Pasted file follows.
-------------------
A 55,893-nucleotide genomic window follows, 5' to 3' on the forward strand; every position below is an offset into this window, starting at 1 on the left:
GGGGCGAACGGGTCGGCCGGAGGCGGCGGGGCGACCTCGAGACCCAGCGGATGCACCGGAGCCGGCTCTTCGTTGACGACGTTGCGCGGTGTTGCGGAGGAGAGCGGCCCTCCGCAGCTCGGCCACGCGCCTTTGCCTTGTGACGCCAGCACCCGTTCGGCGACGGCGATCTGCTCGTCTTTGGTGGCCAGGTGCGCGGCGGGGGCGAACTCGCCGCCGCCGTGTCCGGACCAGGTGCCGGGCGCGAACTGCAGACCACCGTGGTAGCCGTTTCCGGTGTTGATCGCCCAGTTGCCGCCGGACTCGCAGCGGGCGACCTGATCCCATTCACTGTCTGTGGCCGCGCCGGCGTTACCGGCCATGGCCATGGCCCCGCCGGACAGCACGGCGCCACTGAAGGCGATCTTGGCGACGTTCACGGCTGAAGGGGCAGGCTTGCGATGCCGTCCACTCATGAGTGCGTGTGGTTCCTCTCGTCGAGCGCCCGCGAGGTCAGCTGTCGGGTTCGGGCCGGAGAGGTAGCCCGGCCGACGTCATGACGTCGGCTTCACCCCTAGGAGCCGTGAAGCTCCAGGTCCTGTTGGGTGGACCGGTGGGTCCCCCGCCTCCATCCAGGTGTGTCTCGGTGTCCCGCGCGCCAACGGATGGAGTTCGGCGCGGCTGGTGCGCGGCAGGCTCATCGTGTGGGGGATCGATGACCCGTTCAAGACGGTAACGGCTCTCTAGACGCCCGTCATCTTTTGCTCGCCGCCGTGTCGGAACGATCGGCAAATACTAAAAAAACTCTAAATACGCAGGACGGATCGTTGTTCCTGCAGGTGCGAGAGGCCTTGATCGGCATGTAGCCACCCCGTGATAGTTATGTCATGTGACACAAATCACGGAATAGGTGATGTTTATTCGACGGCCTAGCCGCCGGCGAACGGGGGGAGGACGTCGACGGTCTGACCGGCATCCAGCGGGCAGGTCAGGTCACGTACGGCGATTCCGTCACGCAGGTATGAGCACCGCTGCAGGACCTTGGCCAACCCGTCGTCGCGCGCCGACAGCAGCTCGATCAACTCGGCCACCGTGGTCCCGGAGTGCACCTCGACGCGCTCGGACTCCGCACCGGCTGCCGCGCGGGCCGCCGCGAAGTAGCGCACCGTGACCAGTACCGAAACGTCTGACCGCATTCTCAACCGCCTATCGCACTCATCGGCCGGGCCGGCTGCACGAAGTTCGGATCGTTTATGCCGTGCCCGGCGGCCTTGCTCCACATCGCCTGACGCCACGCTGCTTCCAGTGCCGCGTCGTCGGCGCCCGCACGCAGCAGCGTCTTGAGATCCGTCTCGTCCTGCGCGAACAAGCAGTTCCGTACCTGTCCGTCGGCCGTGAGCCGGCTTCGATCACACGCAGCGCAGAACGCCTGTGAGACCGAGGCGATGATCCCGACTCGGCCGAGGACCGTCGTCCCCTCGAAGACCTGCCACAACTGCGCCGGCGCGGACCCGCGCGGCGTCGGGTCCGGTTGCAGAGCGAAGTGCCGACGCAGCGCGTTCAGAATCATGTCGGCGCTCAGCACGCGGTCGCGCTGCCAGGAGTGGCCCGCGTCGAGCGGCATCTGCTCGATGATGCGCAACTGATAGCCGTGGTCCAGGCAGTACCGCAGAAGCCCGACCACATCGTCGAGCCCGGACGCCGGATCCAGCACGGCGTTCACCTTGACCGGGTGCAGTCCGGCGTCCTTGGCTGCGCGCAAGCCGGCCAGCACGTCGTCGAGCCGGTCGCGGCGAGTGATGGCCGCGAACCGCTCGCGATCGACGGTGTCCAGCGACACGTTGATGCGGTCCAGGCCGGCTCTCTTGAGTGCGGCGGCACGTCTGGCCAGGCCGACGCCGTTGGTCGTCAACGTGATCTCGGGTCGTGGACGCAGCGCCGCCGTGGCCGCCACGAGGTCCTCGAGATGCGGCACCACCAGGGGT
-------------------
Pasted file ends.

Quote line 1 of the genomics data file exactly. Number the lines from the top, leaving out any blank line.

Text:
A 55,893-nucleotide genomic window follows, 5' to 3' on the forward strand; every position below is an offset into this window, starting at 1 on the left: